Despite Woods’ absence, his event goes on

A sign of Tiger Woods overlooks the 18th green at the Chevron World Challenge. Woods withdrew from the tournament citing injuries from his Nov. 27 SUV accident.

A sign of Tiger Woods overlooks the 18th green at the Chevron World Challenge. Woods withdrew from the tournament citing injuries from his Nov. 27 SUV accident.

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THOUSAND OAKS, Calif. – On the one hand, you could say Tiger Woods’ Thanksgiving weekend has turned the proceedings here at Sherwood Country Club into a Hollywood soap opera – which is perfect, given the locale just north of Tinsel Town.

But if you choose to focus on the golf – OK, so that’s not such an easy task – well, let the record show that Woods’ Thanksgiving weekend has turned the Chevron World Challenge into the Sony Open, the Bob Hope Classic, St. Jude Classic, Travelers Championship, Viking Classic . . . you know, just another one of those tournaments that doesn’t get the world’s greatest player.

photo

Greg McLaughlin talks to reporters at Sherwood Country Club on Dec. 1.

That twist was thrown at Greg McLaughlin. He now knows how all those tournament directors who for years have been unable to lure Woods must feel. The tournament director of the Chevron World Challenge, who also happens to be president and chief executive of the Tiger Woods Foundation, McLaughlin forced a smile, bowed his head and did his best to put a great spin on what has unfolded since Woods announced Monday that he would skip the tournament.

McLaughlin explained that he’s been involved in running golf tournaments since 1988, “when Tiger Woods wasn’t playing (PGA Tour) golf,” and he’s run perhaps 30 of them. “Some with him, some without, and he certainly makes an impact,” McLaughlin said.

“But you have to assume that with a $5.75 million purse, plus World Ranking points, (these players) are taking it seriously. These are great players.”

No argument there, not with five of the world’s top 10 and 11 of 20 assembled in the serenity of the hills north of Los Angeles. The only thing is, what have tournament directors said for years, that there are two types of tournaments – those with Tiger and those without Tiger.

Well, even though the Chevron World Challenge has Tiger Woods’ signature all over it, even though his foundation benefits financially from it, even though these are all his sponsors . . . for this week it’s just another one of those tournaments without Tiger. And that is why the whole thing is so surreal out here and why it doesn’t figure to change much, even when all those great players start playing for real.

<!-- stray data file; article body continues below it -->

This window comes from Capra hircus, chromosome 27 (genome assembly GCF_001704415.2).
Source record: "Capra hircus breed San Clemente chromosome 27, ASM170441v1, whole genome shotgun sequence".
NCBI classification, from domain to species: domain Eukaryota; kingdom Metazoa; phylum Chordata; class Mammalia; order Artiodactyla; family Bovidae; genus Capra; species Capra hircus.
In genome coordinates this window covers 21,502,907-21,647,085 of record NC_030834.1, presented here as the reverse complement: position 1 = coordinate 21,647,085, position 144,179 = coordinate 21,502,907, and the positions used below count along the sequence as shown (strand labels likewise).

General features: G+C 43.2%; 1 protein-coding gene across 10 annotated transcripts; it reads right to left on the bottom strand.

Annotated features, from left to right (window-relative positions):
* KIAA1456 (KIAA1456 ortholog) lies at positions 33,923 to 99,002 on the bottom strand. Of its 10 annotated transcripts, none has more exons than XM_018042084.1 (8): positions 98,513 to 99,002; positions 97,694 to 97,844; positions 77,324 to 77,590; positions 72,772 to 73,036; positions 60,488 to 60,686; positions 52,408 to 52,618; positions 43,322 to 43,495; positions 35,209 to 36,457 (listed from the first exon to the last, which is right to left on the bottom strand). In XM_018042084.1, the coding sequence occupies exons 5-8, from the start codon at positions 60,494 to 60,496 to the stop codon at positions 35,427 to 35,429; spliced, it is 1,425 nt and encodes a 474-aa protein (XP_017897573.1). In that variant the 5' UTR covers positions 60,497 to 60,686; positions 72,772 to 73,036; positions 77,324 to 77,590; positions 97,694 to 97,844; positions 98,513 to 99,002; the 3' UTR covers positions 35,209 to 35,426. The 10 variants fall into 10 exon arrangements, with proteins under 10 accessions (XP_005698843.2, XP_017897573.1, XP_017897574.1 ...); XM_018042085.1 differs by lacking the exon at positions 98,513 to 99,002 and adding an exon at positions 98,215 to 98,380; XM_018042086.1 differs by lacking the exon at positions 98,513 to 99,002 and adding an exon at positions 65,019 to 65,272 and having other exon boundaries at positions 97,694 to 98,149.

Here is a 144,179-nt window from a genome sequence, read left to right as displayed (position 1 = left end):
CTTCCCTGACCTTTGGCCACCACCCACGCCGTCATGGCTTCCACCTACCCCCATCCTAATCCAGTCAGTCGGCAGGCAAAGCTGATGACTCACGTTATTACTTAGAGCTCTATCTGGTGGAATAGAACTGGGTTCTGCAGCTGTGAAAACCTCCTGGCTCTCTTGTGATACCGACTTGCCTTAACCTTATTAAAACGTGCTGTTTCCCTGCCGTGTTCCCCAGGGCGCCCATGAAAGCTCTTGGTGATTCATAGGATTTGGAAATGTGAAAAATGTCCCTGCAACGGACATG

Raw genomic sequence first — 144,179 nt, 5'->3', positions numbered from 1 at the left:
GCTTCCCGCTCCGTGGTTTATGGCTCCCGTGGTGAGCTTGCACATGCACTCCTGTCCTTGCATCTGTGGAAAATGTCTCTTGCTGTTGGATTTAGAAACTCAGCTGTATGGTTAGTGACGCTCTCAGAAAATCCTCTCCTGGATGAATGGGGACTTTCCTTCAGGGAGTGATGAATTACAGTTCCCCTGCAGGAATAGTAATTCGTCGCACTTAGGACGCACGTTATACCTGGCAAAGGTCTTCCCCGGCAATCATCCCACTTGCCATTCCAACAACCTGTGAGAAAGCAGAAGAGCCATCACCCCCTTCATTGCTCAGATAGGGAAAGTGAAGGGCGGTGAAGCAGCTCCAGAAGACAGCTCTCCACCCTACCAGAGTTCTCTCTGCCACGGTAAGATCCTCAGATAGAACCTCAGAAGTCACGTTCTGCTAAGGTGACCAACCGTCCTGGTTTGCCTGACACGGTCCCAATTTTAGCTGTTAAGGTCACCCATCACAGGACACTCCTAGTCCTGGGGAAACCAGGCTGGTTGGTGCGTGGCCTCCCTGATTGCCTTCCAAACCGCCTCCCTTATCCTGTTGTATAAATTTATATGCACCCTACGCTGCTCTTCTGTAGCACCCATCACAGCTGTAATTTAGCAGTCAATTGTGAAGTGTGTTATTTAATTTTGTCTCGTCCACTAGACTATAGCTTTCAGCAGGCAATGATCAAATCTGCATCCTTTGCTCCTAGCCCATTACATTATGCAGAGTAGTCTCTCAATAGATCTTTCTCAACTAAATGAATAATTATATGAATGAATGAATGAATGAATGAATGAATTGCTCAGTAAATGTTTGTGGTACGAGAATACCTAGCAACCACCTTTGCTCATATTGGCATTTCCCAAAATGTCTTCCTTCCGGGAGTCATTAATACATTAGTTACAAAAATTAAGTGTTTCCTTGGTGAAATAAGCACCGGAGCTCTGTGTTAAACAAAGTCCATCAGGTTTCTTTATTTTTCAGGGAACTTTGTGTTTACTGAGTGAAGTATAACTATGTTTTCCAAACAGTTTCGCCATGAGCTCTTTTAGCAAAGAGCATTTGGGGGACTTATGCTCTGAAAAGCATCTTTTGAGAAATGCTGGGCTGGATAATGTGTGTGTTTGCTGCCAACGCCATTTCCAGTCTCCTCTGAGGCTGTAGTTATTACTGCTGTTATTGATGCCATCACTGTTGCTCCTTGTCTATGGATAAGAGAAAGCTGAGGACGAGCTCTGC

photo

Padraig Harrington at a press conference Dec. 1 at the Chevron World Challenge.

“I think it’s going to take away from the tournament,” Padraig Harrington said. “(Look), we’re talking about Tiger not being here (and not golf).”

But even on a day when reports of another tabloid publishing damaging news about Woods’ personal life surfaced and the golf star was to be fined $164 for careless driving after an investigation into his Friday morning crash, players at the Chevron World Challenge tread carefully when asked about Woods’ absence.

“It’s very difficult for me to comment because I only know what you know,” Lee Westwood said.

“I probably know less than anybody else,” Stewart Cink said. “So I really don’t know what to say.”

Walking past reporters, Mark O’Meara – arguably the PGA Tour colleague who goes back the furthest with Woods – simply shook his head after taking part in a pro-am at Sherwood CC.

“I’m like Colonel Klink,” O'Meara said. “I know nothing.”

For the record, we should extend O’Meara a mulligan, because it was Sergeant Schultz who always used that for his defense. But the point is, players aren’t overly eager to throw themselves into the dominating storyline out here. At least not on the record, and their reasoning is understandable. After all, so little is known about the bizarre incident last Friday, what purpose can be served by passing judgment?

But off the record? Well, a handful of players expressed surprise that Woods did not go through with his commitment to a tournament that means so much to him personally, that it outweighs the media scrutiny he would be subjected to, scrutiny that is going to be there no matter when he comes out.

This tournament benefits the Tiger Woods Foundation. It was provided the better date by the PGA Tour that he lobbied for. It carries with it significant World Ranking points, which is something he also very much wanted. His face is emblazoned on posters everywhere, and if crowds are thinner than in years past, it will mean less money for the charitable organizations that man the concession stands. When in 2008 he needed a sponsor to step forward, Chevron did so, and they’re now 0-for-2 with Woods, as he missed last year in the aftermath of knee surgery.

We can safely assume that Chevron officials have to be either disappointed, upset or feel snake-bitten. Whatever their emotions, we are left with two realities:

One, Woods is still at his Florida mansion with bigger worries than how to beat 17 other players in a golf tournament. And two, folks running the Chevron World Challenge have to put on a good face and act like the 18 players assembled are worth talking about more than the one who isn’t here.

If McLaughlin needs someone with whom to commiserate, a whole lot of tournament officials are available and have the necessary experience.

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